Wine bottles made of glass or other materials with a balloon-shaped body in many sizes from 2 to 50 liters and more. The first small-format wine bottles were produced in the 17th century and also had a balloon or spherical body. The bottle bottom A balloon bottle has only about half the circumference of the bottle belly in the middle. Together with a slight arching inwards, it is protected against breaking through when it is put on. Special wooden frames also allow stacking. There are also models with a tap for serving - see picture on the left:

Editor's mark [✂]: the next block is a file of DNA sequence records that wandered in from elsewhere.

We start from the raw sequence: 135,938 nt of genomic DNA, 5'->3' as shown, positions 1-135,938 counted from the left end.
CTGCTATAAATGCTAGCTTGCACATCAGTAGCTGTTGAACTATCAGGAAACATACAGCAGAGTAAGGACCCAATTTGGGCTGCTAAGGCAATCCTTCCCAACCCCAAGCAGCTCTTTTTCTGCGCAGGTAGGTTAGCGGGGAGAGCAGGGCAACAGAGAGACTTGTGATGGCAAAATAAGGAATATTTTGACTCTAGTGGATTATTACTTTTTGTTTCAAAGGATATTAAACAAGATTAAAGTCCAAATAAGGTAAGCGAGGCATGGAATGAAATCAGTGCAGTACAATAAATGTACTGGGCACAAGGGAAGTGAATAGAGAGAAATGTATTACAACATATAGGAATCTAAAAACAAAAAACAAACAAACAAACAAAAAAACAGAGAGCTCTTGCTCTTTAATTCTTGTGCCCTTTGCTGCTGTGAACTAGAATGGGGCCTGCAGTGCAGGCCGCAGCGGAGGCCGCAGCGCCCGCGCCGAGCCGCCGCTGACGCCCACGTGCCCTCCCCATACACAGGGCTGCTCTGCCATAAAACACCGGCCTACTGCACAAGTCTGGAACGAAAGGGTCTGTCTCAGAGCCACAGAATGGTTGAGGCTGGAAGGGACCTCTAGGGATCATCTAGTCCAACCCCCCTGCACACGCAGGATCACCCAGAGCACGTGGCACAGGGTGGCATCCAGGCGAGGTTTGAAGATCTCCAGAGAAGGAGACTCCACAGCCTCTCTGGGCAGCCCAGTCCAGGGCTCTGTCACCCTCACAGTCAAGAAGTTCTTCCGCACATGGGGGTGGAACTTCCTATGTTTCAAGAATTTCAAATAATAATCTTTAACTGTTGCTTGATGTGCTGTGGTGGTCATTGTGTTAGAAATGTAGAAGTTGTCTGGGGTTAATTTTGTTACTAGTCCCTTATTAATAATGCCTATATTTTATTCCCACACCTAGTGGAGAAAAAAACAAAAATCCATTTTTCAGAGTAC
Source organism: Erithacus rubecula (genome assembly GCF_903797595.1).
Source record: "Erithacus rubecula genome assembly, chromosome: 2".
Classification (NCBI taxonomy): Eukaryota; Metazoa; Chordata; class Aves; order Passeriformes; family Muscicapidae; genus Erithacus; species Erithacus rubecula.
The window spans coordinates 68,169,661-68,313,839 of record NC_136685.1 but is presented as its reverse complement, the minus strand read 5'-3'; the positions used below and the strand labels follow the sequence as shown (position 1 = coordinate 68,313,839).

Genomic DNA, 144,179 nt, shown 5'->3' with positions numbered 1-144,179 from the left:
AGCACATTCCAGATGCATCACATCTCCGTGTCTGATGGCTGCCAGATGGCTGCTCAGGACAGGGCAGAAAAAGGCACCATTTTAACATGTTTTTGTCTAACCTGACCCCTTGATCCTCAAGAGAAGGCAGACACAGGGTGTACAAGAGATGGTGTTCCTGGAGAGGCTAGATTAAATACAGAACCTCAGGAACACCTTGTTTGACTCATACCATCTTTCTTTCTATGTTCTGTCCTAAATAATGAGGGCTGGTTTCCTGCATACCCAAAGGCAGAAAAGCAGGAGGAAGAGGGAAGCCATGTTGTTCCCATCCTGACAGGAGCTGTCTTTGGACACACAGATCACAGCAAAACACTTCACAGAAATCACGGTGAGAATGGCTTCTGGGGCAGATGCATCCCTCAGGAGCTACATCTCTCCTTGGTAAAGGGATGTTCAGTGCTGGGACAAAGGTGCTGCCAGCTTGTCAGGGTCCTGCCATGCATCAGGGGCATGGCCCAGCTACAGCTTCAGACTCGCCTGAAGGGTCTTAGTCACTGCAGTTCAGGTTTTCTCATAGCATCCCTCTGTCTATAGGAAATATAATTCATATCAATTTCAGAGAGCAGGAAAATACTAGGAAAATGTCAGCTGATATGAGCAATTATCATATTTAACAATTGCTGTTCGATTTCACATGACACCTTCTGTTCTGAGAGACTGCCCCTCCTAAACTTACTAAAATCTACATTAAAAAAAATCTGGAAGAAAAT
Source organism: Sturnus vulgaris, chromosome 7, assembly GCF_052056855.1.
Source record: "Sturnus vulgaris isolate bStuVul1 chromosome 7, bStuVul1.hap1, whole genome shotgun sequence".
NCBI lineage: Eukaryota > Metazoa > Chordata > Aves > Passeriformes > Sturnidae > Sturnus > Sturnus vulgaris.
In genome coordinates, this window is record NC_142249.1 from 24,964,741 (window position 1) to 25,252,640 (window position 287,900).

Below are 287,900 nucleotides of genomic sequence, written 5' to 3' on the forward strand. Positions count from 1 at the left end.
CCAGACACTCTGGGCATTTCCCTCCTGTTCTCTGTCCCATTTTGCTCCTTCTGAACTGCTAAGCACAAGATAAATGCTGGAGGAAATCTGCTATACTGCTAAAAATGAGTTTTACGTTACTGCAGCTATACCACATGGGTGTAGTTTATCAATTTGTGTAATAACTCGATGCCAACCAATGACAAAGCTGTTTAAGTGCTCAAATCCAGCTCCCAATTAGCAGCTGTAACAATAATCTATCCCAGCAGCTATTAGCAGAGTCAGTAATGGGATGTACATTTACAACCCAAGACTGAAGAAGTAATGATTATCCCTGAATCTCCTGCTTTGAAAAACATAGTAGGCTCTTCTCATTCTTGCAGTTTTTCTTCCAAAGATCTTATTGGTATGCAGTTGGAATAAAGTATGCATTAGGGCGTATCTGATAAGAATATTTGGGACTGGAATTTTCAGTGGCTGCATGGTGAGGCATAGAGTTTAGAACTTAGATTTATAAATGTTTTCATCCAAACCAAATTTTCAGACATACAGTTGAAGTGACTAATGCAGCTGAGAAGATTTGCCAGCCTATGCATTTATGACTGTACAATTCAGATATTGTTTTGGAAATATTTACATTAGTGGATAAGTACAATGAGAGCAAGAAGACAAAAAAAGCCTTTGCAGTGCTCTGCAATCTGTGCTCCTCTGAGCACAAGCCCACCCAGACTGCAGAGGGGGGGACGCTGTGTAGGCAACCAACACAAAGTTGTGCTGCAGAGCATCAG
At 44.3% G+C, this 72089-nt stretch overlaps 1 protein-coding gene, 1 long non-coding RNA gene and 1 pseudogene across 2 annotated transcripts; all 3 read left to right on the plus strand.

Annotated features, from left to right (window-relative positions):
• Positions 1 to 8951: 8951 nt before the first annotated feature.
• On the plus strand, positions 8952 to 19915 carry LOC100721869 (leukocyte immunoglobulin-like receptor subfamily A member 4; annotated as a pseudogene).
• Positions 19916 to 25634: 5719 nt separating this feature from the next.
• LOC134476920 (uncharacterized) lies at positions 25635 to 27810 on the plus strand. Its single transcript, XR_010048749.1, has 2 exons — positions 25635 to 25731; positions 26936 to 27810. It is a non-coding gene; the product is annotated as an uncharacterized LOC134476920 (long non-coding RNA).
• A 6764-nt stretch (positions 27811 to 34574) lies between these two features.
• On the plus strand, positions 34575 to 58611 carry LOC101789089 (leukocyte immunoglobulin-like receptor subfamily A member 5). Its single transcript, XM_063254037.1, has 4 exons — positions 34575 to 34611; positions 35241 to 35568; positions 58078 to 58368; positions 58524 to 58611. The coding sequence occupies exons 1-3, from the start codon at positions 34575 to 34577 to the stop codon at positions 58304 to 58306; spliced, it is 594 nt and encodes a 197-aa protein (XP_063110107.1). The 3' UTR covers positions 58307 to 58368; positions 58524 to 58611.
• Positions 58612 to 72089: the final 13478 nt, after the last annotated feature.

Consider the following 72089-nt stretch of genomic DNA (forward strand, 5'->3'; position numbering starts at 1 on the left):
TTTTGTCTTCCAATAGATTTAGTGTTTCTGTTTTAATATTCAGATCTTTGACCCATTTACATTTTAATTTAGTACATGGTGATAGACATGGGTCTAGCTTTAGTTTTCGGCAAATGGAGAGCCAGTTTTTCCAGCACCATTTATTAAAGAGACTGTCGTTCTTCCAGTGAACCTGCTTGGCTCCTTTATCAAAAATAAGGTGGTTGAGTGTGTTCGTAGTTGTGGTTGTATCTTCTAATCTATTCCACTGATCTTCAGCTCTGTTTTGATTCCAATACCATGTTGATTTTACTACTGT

To protect them from breakage and damaging light, they are often covered with a mesh of straw, bast, willow or similar material as well as plastic, which is why they are also called wicker bottles. For larger volumes, such bottles are also provided with handles. Such containers are mainly used for transport or long-term storage and also for serving cider, juices and wine.
The big advantage of Glass or ceramics is sterility, because no flavors are released compared to wood or plastic. Such bottles / jars for wine (but also other alcoholic beverages such as spirits as well as fruit juices) are common in many countries, e.g. B. Damajuana (Argentina), demijohn aka Lady Jane (England, Portugal, Spain), bombona (Spain), bonbonne and Lady Jeanne (France) as well Damigiana and Fiasco (Italy). See also on the topic below bottles and wine vessels,